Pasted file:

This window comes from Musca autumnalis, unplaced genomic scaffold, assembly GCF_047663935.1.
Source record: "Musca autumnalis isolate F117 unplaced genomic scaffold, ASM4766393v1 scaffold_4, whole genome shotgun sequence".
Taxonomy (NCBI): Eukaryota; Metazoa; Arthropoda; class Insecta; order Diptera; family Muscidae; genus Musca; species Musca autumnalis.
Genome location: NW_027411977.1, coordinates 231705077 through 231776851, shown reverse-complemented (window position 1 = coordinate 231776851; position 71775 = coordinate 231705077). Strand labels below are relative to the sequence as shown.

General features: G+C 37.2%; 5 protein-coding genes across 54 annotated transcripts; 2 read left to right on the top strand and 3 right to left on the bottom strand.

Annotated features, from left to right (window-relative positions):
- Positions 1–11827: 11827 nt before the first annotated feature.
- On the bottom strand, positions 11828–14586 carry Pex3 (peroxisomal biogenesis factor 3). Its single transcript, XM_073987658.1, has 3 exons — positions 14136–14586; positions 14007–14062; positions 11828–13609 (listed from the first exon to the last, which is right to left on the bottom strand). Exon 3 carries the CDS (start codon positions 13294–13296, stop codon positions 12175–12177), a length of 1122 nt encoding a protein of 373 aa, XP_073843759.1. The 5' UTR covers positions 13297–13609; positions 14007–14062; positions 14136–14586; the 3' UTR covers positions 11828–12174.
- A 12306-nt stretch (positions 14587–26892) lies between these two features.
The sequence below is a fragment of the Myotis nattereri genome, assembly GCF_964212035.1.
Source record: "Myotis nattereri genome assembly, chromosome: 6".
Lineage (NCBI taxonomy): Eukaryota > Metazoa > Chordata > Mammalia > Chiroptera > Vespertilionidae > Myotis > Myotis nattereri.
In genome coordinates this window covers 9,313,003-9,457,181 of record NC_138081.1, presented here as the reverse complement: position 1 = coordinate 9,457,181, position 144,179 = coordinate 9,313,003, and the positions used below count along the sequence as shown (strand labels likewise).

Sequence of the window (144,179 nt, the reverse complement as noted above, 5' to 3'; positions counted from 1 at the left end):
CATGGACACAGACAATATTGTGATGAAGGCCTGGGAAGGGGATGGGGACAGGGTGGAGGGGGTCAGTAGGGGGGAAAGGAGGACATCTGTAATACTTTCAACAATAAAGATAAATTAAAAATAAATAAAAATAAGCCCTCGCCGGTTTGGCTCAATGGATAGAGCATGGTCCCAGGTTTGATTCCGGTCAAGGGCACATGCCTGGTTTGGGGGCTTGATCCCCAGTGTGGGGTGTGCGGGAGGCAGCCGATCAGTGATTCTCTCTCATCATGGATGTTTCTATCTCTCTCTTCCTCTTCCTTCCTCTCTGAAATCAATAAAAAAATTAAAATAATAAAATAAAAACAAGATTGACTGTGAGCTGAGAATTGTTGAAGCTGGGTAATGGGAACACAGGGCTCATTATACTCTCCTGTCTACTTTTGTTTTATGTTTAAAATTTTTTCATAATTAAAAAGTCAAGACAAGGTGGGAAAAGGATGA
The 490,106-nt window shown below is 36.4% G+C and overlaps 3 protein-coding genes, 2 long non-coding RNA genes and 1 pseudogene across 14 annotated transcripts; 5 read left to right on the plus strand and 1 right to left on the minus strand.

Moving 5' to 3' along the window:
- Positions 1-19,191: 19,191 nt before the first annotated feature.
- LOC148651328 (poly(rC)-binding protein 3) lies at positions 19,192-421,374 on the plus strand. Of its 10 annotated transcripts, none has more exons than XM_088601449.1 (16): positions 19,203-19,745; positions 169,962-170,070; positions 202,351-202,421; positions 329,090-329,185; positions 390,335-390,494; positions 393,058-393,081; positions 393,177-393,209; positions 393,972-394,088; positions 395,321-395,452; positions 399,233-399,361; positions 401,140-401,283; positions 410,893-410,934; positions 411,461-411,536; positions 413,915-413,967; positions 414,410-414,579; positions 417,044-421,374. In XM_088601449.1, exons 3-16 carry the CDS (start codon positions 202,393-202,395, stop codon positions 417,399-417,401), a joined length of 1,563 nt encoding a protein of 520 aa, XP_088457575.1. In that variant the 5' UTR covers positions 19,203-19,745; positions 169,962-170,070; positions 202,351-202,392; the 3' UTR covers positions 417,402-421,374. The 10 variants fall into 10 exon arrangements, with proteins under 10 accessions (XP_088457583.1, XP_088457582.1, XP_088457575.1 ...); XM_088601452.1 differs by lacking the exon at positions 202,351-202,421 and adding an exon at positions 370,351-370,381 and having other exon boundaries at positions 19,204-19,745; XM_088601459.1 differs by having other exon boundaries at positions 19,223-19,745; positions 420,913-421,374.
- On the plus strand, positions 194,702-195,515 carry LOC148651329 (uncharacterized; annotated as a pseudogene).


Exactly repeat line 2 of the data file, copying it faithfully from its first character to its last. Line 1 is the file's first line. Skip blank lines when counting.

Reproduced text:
Source record: "Musca autumnalis isolate F117 unplaced genomic scaffold, ASM4766393v1 scaffold_4, whole genome shotgun sequence".